Iron Fist should have been a relatively easy show to make, even with the difficulties inherent in a property deeply set in Asian culture starring a white dude. It’s a kung-fu series set in Netflix’s Marvel universe, which is meant to be as grounded as possible. It takes hard work to make a show like that boring, yet somehow Buck – with a huge assist from Finn Jones (who plays Danny Rand/Iron Fist) – pulled it off.
Jones is just badly cast in the role. Part of it isn’t his fault. The show never seemed to know what it wanted to do with Danny Rand. One minute he is an enlightened bohemian street fighter, the next he is a surfer dude emulating Keanu Reeves, the next he is the poster boy for white privilege. He was also consistently unlikable and actually condescending to his much more interesting costars, so he had that going for him. Jones wasn’t all that great at the martial arts either, which is something of a problem for a show about martial arts. Plus the show needed to focus heavily on the Hand as part of the shared Marvel/Netflix storyline, and the Hand is dumb. It just… it just wasn’t good.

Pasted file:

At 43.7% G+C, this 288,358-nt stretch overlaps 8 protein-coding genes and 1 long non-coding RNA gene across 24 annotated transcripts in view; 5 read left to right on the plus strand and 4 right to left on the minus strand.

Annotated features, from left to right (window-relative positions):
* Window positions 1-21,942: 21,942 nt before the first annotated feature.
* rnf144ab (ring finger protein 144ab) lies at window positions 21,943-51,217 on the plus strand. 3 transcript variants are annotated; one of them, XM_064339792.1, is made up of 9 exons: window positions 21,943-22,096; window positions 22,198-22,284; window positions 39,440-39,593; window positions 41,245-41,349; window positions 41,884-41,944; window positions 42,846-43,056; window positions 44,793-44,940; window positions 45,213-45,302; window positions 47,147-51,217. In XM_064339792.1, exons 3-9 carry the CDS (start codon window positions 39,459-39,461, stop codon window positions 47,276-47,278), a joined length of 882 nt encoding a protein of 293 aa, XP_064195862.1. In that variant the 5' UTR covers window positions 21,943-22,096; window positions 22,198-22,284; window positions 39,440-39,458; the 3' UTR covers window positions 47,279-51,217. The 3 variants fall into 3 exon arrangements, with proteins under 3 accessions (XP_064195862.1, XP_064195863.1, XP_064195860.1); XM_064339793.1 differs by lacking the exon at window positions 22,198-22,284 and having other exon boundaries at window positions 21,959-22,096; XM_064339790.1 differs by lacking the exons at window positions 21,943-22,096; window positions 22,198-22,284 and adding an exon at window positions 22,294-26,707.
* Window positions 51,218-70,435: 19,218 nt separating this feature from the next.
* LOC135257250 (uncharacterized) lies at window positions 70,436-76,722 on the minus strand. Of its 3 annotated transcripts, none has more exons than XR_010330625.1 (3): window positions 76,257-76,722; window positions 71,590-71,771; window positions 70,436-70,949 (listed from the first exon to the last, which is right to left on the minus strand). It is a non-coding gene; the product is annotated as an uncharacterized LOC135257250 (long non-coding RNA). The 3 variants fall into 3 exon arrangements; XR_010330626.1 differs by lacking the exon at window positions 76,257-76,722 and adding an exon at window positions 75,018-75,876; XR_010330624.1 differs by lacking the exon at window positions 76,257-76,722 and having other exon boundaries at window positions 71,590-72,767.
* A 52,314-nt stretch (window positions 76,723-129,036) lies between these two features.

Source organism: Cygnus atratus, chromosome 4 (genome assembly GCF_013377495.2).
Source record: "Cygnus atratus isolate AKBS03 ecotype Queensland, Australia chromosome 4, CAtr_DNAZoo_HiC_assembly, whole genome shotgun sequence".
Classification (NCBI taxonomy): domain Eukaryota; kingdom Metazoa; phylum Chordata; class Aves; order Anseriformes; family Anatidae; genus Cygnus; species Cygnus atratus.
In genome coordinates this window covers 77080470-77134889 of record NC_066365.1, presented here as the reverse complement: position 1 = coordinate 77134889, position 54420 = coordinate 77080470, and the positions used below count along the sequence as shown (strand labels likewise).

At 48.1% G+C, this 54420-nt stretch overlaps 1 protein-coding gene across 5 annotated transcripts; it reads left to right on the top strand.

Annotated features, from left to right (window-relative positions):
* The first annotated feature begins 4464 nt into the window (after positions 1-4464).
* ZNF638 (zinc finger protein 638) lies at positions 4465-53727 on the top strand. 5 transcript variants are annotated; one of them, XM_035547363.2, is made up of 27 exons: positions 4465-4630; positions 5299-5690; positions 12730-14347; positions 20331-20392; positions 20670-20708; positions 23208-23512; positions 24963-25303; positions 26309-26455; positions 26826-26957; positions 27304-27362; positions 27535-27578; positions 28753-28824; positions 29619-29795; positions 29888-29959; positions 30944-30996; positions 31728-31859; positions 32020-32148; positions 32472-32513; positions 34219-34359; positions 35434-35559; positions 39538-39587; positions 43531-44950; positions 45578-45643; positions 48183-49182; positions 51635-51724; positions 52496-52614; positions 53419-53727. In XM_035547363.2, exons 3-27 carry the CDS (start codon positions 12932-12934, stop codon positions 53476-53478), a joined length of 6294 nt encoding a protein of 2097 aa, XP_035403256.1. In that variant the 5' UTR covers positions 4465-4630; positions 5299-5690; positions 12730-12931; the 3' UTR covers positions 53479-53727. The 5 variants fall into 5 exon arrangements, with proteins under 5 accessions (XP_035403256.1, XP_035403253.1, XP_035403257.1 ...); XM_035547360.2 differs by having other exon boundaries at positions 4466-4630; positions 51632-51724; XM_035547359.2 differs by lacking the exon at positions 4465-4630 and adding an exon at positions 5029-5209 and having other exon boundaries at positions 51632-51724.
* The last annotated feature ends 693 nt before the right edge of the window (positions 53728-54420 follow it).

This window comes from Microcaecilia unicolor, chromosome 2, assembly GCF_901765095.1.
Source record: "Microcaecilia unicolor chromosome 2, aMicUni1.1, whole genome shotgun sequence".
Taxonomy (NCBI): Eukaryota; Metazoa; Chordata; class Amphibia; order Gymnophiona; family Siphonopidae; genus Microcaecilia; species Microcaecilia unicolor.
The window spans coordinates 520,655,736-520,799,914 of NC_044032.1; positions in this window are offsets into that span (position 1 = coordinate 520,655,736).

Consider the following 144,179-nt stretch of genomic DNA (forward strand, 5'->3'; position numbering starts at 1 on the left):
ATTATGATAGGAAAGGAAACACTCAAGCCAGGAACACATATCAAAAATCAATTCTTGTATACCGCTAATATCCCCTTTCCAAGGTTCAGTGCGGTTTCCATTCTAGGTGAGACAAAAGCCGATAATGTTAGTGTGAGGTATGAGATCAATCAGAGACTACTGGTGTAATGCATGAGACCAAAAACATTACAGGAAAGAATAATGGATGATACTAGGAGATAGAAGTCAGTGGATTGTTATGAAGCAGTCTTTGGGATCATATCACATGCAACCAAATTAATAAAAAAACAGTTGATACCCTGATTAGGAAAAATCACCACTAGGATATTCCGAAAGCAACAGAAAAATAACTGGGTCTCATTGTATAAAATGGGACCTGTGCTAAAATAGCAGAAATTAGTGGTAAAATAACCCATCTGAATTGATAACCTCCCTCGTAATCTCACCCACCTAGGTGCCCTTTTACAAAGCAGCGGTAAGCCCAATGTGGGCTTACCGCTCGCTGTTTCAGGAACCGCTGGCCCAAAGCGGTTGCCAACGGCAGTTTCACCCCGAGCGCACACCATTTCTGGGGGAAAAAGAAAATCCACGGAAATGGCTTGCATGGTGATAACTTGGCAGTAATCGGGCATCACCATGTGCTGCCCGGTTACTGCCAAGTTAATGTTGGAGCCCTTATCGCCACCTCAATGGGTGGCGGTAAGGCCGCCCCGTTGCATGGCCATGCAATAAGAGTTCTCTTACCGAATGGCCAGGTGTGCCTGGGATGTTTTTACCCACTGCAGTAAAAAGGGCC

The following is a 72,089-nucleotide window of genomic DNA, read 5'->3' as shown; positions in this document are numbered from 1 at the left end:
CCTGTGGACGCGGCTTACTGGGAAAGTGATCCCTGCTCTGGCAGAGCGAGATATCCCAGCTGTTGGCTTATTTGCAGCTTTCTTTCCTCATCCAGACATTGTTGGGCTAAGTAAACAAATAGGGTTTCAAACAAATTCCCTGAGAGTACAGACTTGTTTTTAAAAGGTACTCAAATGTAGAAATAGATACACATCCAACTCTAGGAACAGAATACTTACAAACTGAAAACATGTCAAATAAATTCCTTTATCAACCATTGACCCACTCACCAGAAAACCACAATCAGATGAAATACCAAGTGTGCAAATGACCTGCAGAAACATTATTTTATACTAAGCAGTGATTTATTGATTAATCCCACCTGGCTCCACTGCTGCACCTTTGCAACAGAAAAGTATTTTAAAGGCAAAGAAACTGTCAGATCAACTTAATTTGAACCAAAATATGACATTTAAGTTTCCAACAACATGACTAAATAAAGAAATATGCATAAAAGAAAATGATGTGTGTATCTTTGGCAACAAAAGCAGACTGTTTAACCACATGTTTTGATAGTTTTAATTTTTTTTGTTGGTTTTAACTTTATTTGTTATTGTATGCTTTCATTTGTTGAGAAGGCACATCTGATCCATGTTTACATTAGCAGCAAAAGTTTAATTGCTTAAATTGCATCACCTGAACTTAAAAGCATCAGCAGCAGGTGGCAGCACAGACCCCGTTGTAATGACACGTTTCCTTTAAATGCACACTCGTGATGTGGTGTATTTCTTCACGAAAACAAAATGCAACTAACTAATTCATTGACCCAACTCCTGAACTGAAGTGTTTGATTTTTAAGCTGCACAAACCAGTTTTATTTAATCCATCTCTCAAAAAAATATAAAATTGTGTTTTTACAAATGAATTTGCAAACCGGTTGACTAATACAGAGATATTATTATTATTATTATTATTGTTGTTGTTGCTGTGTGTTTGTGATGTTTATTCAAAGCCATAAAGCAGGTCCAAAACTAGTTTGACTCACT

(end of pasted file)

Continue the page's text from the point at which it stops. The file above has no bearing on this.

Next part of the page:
The Defenders helped recalibrate the character of Danny Rand and Iron Fist has been renewed for a second season sans Buck, but new showrunner Raven Metzner has his work cut out for him.
Powerless seemed like it had the potential to do something really original by creating a true comedy set in the DC universe. It also featured a solid cast that included Christina Kirk, Danny Pudi, Ron Funches, Alan Tudyk, and more. Vanessa Hudgens was the star though, and that was the first problem.
Hudgens tried her best, but the writers never seemed to be sure what to do with her. Her character was a pale impression of Amy Poehler’s always optimistic Leslie Knope, but it never found the balance that Parks and Recreation did. Maybe it would have given more time (the first season of Parks & Rec wasn’t that great either), but the show’s issues ran deeper than that.
Powerless more often than not felt almost cowardly. It offered a world that featured nearly infinite comedic potential, but it just went for the lazy sitcom tropes again and again. The entire superhero premise felt like a skin rather than a core identity, and even the better episodes were a little disappointing because of it. It was a superhero comedy written by people that didn’t seem to really have much interest in superheroes. Where are Kevin Smith and his Superman sex jokes when you need them?